As for noise reduction, I use it very carefully, primarily to reduce noisy “bands” in a recordings that might be caused by wind, a distant stream, etc. Noise reduction is tricky. Done wrongly, you’ll hear artifacts and other indications that you’ve messed with the recording. My preference is to record when it is “dead calm,” which means you won’t hear the whooshy-ness that becomes apparent even when there are light winds.

          I never “filter” in a conventional sense, which means rolling off certain frequencies to reduce noise, along with desired content. That used to be the only option. Modern noise reduction algorithms sample background noise and then lower it without reducing the actual content, or at least that’s what the aim is. Noise reduction can improve a recording for sure, but you need to be very careful when using it.

  4. Charlotte. says:

    Hi, sorry for the repeat but NVDA, my screen reader was being ridiculous!
    Hi Lang,
    I really enjoy this album. it has my favorite birds; carolina chickadees, red-winged blackbirds, eastern towhee, etc, on it. Hoping for one with frogs on soon; american toads, cope’s gray treefrogs, green frogs mainly. Green treey frogs scare me. Don’t know why. I would also love to see one with daytime anual cicadas on; scissor-grinders, robinsobinson’s northern dusk-singing, swamp ETC…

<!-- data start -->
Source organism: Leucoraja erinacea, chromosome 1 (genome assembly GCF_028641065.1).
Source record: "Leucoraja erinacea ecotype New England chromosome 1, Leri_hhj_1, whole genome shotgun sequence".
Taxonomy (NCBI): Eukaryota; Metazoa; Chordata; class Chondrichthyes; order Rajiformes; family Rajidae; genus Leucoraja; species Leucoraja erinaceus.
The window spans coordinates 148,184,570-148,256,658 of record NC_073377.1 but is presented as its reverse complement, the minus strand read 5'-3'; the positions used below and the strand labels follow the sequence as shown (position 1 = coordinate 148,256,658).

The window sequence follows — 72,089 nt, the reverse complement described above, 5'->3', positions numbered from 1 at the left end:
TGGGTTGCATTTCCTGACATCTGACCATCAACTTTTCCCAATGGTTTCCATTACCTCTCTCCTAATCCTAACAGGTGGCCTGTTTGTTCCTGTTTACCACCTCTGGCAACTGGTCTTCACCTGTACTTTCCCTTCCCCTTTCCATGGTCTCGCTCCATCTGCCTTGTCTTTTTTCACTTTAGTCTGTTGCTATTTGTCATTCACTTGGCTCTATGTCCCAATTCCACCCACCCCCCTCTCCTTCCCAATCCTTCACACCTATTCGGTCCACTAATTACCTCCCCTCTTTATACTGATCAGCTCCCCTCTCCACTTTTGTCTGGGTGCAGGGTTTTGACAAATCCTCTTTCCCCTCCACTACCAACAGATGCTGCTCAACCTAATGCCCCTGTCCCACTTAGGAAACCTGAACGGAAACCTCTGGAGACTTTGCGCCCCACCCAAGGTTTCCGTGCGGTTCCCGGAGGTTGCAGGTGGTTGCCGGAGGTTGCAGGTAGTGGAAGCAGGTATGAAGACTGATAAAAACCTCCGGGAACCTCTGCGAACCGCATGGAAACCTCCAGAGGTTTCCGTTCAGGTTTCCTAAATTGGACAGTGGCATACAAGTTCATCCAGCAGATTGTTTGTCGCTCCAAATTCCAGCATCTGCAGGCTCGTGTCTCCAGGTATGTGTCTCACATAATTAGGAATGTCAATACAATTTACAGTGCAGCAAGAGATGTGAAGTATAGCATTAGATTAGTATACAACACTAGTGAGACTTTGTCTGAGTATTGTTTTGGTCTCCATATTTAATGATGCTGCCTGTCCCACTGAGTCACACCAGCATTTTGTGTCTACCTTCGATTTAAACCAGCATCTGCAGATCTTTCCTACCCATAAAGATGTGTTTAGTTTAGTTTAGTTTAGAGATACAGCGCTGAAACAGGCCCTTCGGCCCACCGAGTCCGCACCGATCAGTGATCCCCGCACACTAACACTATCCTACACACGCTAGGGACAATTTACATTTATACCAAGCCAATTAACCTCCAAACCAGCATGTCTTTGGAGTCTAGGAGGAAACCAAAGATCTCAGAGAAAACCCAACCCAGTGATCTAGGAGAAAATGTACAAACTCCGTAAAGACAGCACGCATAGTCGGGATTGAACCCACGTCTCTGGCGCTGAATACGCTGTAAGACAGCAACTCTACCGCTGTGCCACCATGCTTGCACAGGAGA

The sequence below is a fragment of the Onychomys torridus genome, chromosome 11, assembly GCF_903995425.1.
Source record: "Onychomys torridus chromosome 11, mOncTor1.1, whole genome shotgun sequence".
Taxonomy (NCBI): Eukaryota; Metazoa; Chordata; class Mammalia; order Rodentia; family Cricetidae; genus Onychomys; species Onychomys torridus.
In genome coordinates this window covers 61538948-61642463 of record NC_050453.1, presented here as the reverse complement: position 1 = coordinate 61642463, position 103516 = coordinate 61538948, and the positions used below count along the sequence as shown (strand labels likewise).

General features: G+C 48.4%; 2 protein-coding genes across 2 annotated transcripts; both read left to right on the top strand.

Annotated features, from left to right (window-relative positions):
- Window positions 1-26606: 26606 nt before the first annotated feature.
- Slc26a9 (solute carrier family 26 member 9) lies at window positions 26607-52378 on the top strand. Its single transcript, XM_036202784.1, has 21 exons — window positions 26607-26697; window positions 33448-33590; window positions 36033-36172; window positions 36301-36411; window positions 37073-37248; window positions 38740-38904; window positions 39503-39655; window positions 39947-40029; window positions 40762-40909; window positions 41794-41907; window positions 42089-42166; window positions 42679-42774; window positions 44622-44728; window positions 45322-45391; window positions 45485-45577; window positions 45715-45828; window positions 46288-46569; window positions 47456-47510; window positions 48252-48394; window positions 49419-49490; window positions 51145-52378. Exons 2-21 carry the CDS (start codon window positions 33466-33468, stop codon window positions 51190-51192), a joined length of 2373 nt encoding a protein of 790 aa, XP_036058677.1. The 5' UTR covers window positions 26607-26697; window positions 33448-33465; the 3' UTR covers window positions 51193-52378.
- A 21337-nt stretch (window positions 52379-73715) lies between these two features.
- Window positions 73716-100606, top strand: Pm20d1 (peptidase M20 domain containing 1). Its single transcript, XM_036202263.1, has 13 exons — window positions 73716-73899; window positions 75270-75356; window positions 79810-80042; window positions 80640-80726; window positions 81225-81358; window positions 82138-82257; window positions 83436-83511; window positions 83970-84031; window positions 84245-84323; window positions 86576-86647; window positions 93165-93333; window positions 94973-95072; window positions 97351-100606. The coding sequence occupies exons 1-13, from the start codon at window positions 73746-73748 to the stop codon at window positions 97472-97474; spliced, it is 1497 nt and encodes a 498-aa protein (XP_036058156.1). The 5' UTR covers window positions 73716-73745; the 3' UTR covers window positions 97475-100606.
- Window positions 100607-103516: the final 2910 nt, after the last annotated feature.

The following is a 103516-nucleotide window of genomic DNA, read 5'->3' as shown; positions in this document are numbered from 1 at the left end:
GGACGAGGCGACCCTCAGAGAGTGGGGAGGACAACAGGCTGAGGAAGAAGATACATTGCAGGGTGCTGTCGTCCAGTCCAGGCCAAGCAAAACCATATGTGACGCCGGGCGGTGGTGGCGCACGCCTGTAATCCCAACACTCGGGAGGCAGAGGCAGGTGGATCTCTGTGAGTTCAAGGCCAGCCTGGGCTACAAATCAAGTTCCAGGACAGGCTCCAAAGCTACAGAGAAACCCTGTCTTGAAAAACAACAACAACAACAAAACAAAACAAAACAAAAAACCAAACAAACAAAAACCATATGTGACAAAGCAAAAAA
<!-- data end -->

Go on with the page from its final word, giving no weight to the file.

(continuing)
Not to be demanding of course and please forgive me if I come across that way…Brooks album will be the next one I get. Oh and did I love the meadow one? It’s beautiful…

  5. charlotte.com says:

    I really enjoy this album. it has my favorite birds; carolina chickadees, red-winged blackbirds, eastern towhee, etc, on it. Hoping for one with frogs on soon; american toads, cope’s gray treefrogs, green frogs mainly. Green treey frogs scare me. Don’t know why. I would also love to see one with daytime anual cicadas on; scissor-grinders, robinsobinson’s northern dusk-singing, swamp ETC…
    Not to be demanding of course and please forgive me if I come across that way…Brooks album will be the next one I get. Oh and did I love the meadow one? It’s beautiful…

  6. Gosto Vik says:

    it’s really relaxing.Thanks to God who created this nature and hope man don’t destroy it

  7. Terry says:

    I’ve been listening to it while it’s been snowing here. Nice to have the promise of spring in a snowstorm, even while I watch the birds come to my feeder. I’m really enjoying it, thank you!

    • Lang Elliott says:

      Thank you Terry. I agree that it is nice to have the “promise of spring,” either in the air outside or else indoors. We too were having a snowstorm in the morning. When I went outdoors, I heard a woodpecker drumming that promise into the snowflakes.

  8. Terry says:

    I’m excited to finally see you make these available. I can finally retire my old “Dawn Chorus” tape. This is a birthday gift to myself! I’m looking forward to listening to this in my morning meditation. The only hard part is deciding what I will get next! I see you have one with whippoorwills on it, a sound I miss hearing where I live on Cape Cod, although they still occur in Truro. I’m looking forward to hearing that in the future. Thanks for making these available.

    • Lang Elliott says:

      Thank you Terry. Let me know what you think. I crafted “Birds at Dawn” to provide a relaxing background ambience, given that you don’t play the recordings too loudly. One title I will be adding in the months to come will be “Voices of the Night.” I’m sure you’ll like that one because it will feature the songs of a number of nightjars, including our favorite the whip-poor-will.